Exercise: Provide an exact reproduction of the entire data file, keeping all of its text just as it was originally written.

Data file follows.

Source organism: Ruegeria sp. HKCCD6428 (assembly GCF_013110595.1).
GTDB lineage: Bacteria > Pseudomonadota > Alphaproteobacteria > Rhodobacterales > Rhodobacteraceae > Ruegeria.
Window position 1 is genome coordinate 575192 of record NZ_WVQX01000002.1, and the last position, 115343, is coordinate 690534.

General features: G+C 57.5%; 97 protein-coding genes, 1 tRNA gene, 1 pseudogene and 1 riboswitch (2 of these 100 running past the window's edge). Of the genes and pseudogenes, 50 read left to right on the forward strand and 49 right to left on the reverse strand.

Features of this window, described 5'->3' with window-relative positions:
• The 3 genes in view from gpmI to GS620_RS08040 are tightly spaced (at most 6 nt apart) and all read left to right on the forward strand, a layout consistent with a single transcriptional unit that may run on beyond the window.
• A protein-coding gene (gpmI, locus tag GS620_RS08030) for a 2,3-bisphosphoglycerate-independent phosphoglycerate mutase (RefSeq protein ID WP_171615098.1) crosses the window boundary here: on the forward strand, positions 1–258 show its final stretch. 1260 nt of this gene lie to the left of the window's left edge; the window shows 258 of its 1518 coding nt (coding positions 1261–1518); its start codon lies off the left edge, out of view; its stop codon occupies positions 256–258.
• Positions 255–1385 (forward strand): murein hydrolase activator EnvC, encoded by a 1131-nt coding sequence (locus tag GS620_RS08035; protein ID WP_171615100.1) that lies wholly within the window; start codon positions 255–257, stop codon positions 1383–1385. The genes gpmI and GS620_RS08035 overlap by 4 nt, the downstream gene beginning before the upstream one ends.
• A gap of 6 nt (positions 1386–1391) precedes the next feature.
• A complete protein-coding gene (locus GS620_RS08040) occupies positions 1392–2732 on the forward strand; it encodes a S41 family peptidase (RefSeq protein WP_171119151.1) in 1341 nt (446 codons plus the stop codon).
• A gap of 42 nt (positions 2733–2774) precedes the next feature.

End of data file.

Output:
Source organism: Ruegeria sp. HKCCD6428 (assembly GCF_013110595.1).
GTDB lineage: Bacteria > Pseudomonadota > Alphaproteobacteria > Rhodobacterales > Rhodobacteraceae > Ruegeria.
Window position 1 is genome coordinate 575192 of record NZ_WVQX01000002.1, and the last position, 115343, is coordinate 690534.

General features: G+C 57.5%; 97 protein-coding genes, 1 tRNA gene, 1 pseudogene and 1 riboswitch (2 of these 100 running past the window's edge). Of the genes and pseudogenes, 50 read left to right on the forward strand and 49 right to left on the reverse strand.

Features of this window, described 5'->3' with window-relative positions:
• The 3 genes in view from gpmI to GS620_RS08040 are tightly spaced (at most 6 nt apart) and all read left to right on the forward strand, a layout consistent with a single transcriptional unit that may run on beyond the window.
• A protein-coding gene (gpmI, locus tag GS620_RS08030) for a 2,3-bisphosphoglycerate-independent phosphoglycerate mutase (RefSeq protein ID WP_171615098.1) crosses the window boundary here: on the forward strand, positions 1–258 show its final stretch. 1260 nt of this gene lie to the left of the window's left edge; the window shows 258 of its 1518 coding nt (coding positions 1261–1518); its start codon lies off the left edge, out of view; its stop codon occupies positions 256–258.
• Positions 255–1385 (forward strand): murein hydrolase activator EnvC, encoded by a 1131-nt coding sequence (locus tag GS620_RS08035; protein ID WP_171615100.1) that lies wholly within the window; start codon positions 255–257, stop codon positions 1383–1385. The genes gpmI and GS620_RS08035 overlap by 4 nt, the downstream gene beginning before the upstream one ends.
• A gap of 6 nt (positions 1386–1391) precedes the next feature.
• A complete protein-coding gene (locus GS620_RS08040) occupies positions 1392–2732 on the forward strand; it encodes a S41 family peptidase (RefSeq protein WP_171119151.1) in 1341 nt (446 codons plus the stop codon).
• A gap of 42 nt (positions 2733–2774) precedes the next feature.